VOICES: Why school paddling is legal child abuse – Facing South – DC Initiative on Racial Equity
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“I am Lazarus, come back from the dead
Come back to tell you all, I shall tell you all”

— from The Love Song of J. Alfred Prufrock by T.S. Eliot

Editor’s note: This story contains graphic descriptions and images of child abuse.

I first became acquainted with school corporal punishment my first week at Fitzhugh Lee Elementary in Smyrna, Georgia. Out of nowhere, the principal charged into our classroom at a run and yanked a boy near me out of his seat, dangling him in the air with one arm while beating him viciously with a wooden paddle as we watched in horror. It seemed to go on for an eternity: the sounds of the blows, the man panting and seemingly crazed, the boy screaming and crying hysterically. I tried to shout “stop” but no words came out — something that led to a persistent feeling of shame that years later I’d recognize as survivor’s guilt. After the principal left, I turned around to give the boy a look of fervent sympathy. Tear-streaked and humiliated, he stuck his tongue out at me.

Many decades later I called my boyfriend from the first and second grade, who had become a long-haul trucker. Elated to reconnect, we decided to visit Fitzhugh Lee Elementary (named after a Confederate general) on the weekend, when no one was there. Holding hands, we peered through the blinds of our squat little classroom, which still exuded a faint prison-like chill and the memory of our after-lunch ritual, in which the teacher would draw the blinds, ask us to stand in a circle and call certain students forward to receive swats with a ping pong-like Bolo Bouncer paddle — for what, I was never sure.

Back then, there was no way to be certain of escaping punishment because no one was ever told what they had done. Standing there with my heart pounding, I often felt a sensation of leaving my body and floating up to the ceiling. There was a rumor that the principal, who was universally hated, had an electric chair in his office for “really bad kids.” Reminded of that, my first grade sweetheart, who I’ll call Ashley, laughed and shook his head. “God, what an awful place!” he marveled. I told him that it wasn’t until third grade, when my family moved to a different county and I entered a warm, inviting public school where corporal punishment was prohibited, that I felt I could breathe again. Ashley, in contrast, had stayed at Fitzhugh Lee, and he told me that on one occasion, he was so covered with bruises after a beating that his father, a race car driver, came to the school and threatened to flatten the principal with his own paddle if he ever touched his boy again.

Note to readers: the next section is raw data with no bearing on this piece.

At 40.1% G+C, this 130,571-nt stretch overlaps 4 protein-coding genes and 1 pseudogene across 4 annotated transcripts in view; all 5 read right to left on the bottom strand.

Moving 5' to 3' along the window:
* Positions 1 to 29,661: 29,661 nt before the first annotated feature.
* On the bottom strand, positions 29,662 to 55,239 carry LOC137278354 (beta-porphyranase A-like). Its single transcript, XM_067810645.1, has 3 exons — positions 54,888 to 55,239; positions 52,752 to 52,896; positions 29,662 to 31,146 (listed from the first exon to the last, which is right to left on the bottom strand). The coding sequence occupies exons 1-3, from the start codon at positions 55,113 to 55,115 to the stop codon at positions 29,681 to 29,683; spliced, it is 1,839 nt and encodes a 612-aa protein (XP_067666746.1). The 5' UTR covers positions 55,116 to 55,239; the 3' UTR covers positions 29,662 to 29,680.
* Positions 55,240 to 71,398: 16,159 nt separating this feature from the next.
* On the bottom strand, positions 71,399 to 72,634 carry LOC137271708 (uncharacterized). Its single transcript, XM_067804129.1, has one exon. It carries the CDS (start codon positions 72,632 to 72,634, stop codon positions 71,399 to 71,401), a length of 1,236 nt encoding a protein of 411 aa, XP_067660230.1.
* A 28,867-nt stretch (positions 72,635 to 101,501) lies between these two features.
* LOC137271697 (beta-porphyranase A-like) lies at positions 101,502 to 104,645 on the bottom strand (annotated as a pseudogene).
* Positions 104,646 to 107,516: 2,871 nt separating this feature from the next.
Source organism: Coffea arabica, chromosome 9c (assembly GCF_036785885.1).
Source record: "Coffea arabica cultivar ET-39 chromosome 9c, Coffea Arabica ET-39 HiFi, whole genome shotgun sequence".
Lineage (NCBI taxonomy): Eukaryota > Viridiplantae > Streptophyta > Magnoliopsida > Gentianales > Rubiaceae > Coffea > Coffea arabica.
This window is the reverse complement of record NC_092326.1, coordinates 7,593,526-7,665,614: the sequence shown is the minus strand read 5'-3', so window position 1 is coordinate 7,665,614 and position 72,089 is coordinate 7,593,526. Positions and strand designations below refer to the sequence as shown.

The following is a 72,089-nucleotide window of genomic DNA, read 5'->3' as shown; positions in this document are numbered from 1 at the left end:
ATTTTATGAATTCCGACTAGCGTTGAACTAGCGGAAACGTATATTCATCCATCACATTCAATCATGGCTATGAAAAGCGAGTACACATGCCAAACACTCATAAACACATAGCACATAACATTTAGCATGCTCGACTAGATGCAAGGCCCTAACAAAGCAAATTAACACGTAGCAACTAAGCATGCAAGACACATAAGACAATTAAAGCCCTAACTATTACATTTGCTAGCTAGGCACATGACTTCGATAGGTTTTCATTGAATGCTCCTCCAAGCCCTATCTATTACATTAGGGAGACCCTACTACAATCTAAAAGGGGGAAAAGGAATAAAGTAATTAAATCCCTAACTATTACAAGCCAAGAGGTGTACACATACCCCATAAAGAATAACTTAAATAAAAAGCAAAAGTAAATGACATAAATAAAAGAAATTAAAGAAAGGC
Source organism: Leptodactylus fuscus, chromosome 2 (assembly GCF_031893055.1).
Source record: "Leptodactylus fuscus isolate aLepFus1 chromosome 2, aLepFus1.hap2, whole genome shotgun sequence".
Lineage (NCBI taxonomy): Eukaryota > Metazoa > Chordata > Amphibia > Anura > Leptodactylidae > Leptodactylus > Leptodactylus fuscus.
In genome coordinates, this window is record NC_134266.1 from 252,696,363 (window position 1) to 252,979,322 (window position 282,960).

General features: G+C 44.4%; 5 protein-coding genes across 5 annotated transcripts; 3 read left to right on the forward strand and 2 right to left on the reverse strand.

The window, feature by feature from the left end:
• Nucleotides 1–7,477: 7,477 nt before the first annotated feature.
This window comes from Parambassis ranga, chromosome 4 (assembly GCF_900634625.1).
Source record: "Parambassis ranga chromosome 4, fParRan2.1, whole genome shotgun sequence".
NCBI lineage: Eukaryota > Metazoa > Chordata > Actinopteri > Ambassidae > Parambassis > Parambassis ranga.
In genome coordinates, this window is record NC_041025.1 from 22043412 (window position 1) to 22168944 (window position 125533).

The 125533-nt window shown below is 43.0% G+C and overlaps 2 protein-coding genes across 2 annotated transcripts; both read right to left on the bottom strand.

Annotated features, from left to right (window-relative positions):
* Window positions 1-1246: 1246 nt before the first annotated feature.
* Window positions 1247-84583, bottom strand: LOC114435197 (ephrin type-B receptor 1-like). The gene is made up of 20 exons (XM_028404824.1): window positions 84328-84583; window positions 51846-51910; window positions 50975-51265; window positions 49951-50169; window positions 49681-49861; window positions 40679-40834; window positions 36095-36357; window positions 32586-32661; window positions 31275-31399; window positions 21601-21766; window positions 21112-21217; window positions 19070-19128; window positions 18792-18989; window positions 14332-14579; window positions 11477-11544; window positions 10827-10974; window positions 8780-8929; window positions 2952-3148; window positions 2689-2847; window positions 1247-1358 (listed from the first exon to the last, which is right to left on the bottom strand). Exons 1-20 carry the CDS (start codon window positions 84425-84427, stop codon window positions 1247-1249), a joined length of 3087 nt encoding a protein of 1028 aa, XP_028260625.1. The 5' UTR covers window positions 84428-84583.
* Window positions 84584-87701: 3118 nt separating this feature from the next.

Every other Western country in the world has banned the practice, but as of today, corporal punishment in public schools is still legal in 19 states, with Alabama, Arkansas, Georgia, Mississippi, and Texas accounting for the largest percentage. Boys, African Americans and disabled students are most likely to be beaten. The lack of a federal or court ban means school districts are free to allow their personnel to deliberately inflict pain on schoolkids as a means of discipline, starting in preschool. Among private schools, the practice is still legal in 48 states.

If you’ve never witnessed or experienced a school paddling (read: beating), it may be hard to understand how terrifying they are to a child. A 2016 study of school corporal punishment in Social Policy Report observed that at least one state specified the p

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